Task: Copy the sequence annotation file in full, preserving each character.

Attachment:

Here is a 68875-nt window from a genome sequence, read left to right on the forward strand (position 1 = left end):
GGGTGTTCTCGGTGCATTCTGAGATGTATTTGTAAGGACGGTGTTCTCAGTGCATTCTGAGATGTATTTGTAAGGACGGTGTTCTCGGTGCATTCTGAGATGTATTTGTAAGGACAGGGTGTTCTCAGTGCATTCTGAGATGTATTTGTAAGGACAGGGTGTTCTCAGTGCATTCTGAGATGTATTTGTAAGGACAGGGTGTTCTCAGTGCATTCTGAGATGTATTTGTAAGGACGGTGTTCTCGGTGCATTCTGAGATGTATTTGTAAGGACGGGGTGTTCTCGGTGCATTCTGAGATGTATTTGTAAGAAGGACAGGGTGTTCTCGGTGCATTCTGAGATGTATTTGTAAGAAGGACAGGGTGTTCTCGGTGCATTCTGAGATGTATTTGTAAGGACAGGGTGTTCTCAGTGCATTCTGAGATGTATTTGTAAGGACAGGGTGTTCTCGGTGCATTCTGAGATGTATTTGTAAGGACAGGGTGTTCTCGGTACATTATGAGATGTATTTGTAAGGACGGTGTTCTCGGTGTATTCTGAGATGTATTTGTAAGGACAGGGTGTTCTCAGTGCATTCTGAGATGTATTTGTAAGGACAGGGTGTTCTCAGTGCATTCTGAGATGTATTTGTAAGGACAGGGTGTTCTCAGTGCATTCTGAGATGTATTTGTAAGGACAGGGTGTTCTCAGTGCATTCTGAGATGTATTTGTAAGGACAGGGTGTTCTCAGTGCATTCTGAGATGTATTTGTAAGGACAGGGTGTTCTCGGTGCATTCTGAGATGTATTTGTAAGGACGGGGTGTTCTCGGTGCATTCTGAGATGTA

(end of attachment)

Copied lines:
Here is a 68875-nt window from a genome sequence, read left to right on the forward strand (position 1 = left end):
GGGTGTTCTCGGTGCATTCTGAGATGTATTTGTAAGGACGGTGTTCTCAGTGCATTCTGAGATGTATTTGTAAGGACGGTGTTCTCGGTGCATTCTGAGATGTATTTGTAAGGACAGGGTGTTCTCAGTGCATTCTGAGATGTATTTGTAAGGACAGGGTGTTCTCAGTGCATTCTGAGATGTATTTGTAAGGACAGGGTGTTCTCAGTGCATTCTGAGATGTATTTGTAAGGACGGTGTTCTCGGTGCATTCTGAGATGTATTTGTAAGGACGGGGTGTTCTCGGTGCATTCTGAGATGTATTTGTAAGAAGGACAGGGTGTTCTCGGTGCATTCTGAGATGTATTTGTAAGAAGGACAGGGTGTTCTCGGTGCATTCTGAGATGTATTTGTAAGGACAGGGTGTTCTCAGTGCATTCTGAGATGTATTTGTAAGGACAGGGTGTTCTCGGTGCATTCTGAGATGTATTTGTAAGGACAGGGTGTTCTCGGTACATTATGAGATGTATTTGTAAGGACGGTGTTCTCGGTGTATTCTGAGATGTATTTGTAAGGACAGGGTGTTCTCAGTGCATTCTGAGATGTATTTGTAAGGACAGGGTGTTCTCAGTGCATTCTGAGATGTATTTGTAAGGACAGGGTGTTCTCAGTGCATTCTGAGATGTATTTGTAAGGACAGGGTGTTCTCAGTGCATTCTGAGATGTATTTGTAAGGACAGGGTGTTCTCAGTGCATTCTGAGATGTATTTGTAAGGACAGGGTGTTCTCGGTGCATTCTGAGATGTATTTGTAAGGACGGGGTGTTCTCGGTGCATTCTGAGATGTA